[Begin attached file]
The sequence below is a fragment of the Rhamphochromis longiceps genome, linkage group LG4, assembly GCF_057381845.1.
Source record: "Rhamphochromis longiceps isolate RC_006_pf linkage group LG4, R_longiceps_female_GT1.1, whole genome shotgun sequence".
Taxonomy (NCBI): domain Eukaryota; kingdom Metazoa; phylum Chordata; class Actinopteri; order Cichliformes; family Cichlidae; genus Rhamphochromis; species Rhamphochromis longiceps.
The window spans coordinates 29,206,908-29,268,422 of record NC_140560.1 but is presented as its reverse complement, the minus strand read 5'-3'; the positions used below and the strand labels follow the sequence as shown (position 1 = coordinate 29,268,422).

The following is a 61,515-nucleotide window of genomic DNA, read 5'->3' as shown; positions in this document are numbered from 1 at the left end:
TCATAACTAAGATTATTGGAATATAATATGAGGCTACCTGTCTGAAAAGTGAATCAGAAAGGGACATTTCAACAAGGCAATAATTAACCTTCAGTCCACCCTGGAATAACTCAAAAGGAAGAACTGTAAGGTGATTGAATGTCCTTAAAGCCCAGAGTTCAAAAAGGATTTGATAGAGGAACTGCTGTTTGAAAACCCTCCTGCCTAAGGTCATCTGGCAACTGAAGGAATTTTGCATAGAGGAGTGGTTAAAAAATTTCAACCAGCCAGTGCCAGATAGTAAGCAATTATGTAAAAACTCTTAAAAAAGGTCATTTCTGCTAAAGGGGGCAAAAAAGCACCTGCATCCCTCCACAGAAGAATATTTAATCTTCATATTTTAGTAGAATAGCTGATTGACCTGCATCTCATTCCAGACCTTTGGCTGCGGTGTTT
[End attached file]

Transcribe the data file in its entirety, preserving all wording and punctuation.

The sequence below is a fragment of the Rhamphochromis longiceps genome, linkage group LG4, assembly GCF_057381845.1.
Source record: "Rhamphochromis longiceps isolate RC_006_pf linkage group LG4, R_longiceps_female_GT1.1, whole genome shotgun sequence".
Taxonomy (NCBI): domain Eukaryota; kingdom Metazoa; phylum Chordata; class Actinopteri; order Cichliformes; family Cichlidae; genus Rhamphochromis; species Rhamphochromis longiceps.
The window spans coordinates 29,206,908-29,268,422 of record NC_140560.1 but is presented as its reverse complement, the minus strand read 5'-3'; the positions used below and the strand labels follow the sequence as shown (position 1 = coordinate 29,268,422).

The following is a 61,515-nucleotide window of genomic DNA, read 5'->3' as shown; positions in this document are numbered from 1 at the left end:
TCATAACTAAGATTATTGGAATATAATATGAGGCTACCTGTCTGAAAAGTGAATCAGAAAGGGACATTTCAACAAGGCAATAATTAACCTTCAGTCCACCCTGGAATAACTCAAAAGGAAGAACTGTAAGGTGATTGAATGTCCTTAAAGCCCAGAGTTCAAAAAGGATTTGATAGAGGAACTGCTGTTTGAAAACCCTCCTGCCTAAGGTCATCTGGCAACTGAAGGAATTTTGCATAGAGGAGTGGTTAAAAAATTTCAACCAGCCAGTGCCAGATAGTAAGCAATTATGTAAAAACTCTTAAAAAAGGTCATTTCTGCTAAAGGGGGCAAAAAAGCACCTGCATCCCTCCACAGAAGAATATTTAATCTTCATATTTTAGTAGAATAGCTGATTGACCTGCATCTCATTCCAGACCTTTGGCTGCGGTGTTT